Wednesday, January 12, 2011

United States Marine
Corps history 1914 - 1945

In 1914, the Marine Corps stood on the threshold of revolutionary change in its traditional mission of providing guards for ships and navy yards. During U.S. participation in World Wa I (1917–18), the Marines' numbers expanded from 10,000 to 73,000, one‐third of whom fought in France. As part of the U.S. Army's Second Division, the Marine Fourth Brigade distinguished itself against the German Army at the Battle of Belleau Wood, at Soissons, at Mont Blanc, and in the Meuse‐Argonne offensive. Some Marine leaders, such as Maj. Gen. John A. Lejeune, who was given command of the Second Division, subsequently saw the Corps' future moving away from sustained land operations.

In the decade after 1914, the Marines also developed their role as colonial infantry, imposing order and protecting U.S. interests overseas. In 1914, Marine units helped occupy the Mexican port of Veracruz and went ashore on three occasions in Haiti. In 1915, in the wake of bloody uprising, 2,000 Marines landed in Haiti with President Woodrow Wilson's goal of restoring order and reforming that troubled nation. One of them, Smedley Butler, took the rank of Haitian major general and organized a new national constabulary. The last of the Marines left in 1934. From 1916 to 1926, a Marine force occupied the Dominican Republic. In Nicaragua, Marines manned a legation guard, 1912–24, intervened in force in 1926, and returned in 1927 and remained until 1934. Marines also guarded the legation in Peking (Beijing), China, and kept at least one regiment in Shanghai from 1927 to 1941. In these actions, the Marines' fledgling air arm was shaped for direct support of ground operations.

The role of colonial infantry declined in the 1930s as the United States reduced the use of force in Latin America. But the diminishment of that role coincided with the expansion of a new mission: seizing and defending advanced naval bases in the Pacific. In the 1920s, with the U.S. Navy developing contingency plans for war with Japan, the Corps cut back to 20,000, and the Marines started to develop the doctrine of amphibious warfare. In 1921, Gen. Lejeune (commandant, 1920–29) approved a study by Maj. “Pete” Ellis to seize Japanese fortified islands in a future war as the U.S. Fleet battled its way across the western Pacific. Some exercises were conducted through 1926, but Marine attention was diverted to China and the Carib bean. During the depression, an attempt in 1931 by the U.S. Army to drastically curtail the Marines led the Corps and the navy to refocus on amphibious operations.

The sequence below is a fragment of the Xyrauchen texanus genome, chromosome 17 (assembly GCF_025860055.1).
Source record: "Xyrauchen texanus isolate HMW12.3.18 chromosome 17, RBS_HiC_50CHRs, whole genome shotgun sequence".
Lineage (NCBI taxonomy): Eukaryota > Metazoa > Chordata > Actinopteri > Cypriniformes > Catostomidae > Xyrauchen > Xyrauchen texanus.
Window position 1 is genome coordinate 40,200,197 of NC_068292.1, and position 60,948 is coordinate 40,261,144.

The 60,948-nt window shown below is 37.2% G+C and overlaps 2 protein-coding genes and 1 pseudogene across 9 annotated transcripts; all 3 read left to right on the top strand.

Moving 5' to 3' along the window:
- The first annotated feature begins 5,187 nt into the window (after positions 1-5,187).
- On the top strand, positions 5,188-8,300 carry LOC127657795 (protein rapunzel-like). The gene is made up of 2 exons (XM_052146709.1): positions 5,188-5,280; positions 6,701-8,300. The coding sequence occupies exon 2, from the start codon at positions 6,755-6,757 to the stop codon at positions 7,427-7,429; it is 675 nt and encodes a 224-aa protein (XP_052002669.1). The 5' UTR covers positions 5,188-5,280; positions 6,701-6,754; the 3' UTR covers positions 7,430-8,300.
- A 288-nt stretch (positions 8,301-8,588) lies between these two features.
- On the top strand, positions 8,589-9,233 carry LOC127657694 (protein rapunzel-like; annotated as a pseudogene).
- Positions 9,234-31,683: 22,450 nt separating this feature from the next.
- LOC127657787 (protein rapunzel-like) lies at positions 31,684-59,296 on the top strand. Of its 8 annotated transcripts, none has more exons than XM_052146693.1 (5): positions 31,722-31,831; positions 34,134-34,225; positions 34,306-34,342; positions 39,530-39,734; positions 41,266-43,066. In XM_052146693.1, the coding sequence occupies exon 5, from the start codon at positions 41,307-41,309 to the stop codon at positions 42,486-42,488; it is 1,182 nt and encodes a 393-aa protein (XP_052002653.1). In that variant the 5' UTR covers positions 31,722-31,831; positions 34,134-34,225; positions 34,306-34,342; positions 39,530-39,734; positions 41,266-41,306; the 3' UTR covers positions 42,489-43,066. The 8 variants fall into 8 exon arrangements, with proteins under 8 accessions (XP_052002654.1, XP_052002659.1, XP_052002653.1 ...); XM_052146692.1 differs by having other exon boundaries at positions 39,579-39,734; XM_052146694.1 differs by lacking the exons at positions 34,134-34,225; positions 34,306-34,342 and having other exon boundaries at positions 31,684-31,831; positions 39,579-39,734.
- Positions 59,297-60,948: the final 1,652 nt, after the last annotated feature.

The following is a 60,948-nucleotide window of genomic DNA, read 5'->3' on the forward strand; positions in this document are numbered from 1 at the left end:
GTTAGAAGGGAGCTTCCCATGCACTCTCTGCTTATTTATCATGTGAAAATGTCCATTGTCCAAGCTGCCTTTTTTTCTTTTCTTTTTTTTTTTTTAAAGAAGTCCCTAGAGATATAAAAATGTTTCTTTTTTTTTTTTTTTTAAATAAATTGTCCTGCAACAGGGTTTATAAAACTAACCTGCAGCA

The Corps created the Fleet Marine Force in 1933, published its Tentative Manual for Landing Operations in 1934, and began new landing exercises with the navy. Technology lagged, however. Not until the late 1930s was a suitable landing craft developed.

In World War II, the Marine Corps, headed by Gen. Thomas Holcomb (commandant, 1936–44), fought the Japanese in the Pacific. Early in the war, ground and air Marines reinforced their reputations as tough fighters in desperate battles to defend the islands of Wake, Midway, and the Philippines. In mid‐1942, they shifted to their base‐seizure mission in the air‐land‐sea campaign against an expanded Japanese empire. The First Marine Division opened the Allied ground offensive in the Pacific in August 1942 in the Battle of Guadalcanal in the Solomons. It was a Marine and army campaign lasting through February 1943. The commander, Maj. Gen. Alexander A. Vandegrift, became Marine commandant in January 1944. The first real test of the Marines' amphibious doctrine against a hostile shore came on 20–23 November 1943 at the Battle of Tarawa in the Gilbert Islands, where, despite severe losses, the Marines proved that they could seize heavily fortified islands. In 1944–45, improved equipment and tactics and better coordination helped the Marines, sometimes accompanied by army units, succeed against increasingly sophisticated Japanese defenses on New Britain, the central and northern Solomons, and Roi‐Namur, Kwajalein, Eniwetok, Saipan, Tinian, Guam, Peleliu, Okinawa, and most famously Iwo Jima. Marine air also helped to liberate the Philippines.

During World War II, the Marine Corps expanded from 19,000 in 1939 to a peak strength of 475,000 men and women in 1945. The force structure had grown to two amphibious corps each composed of divisions and supporting units, plus five aircraft wings. The secretary of the navy declared that the historic flag‐raising over Iwo Jima meant that “there will be a Marine Corps for the next 500 years.”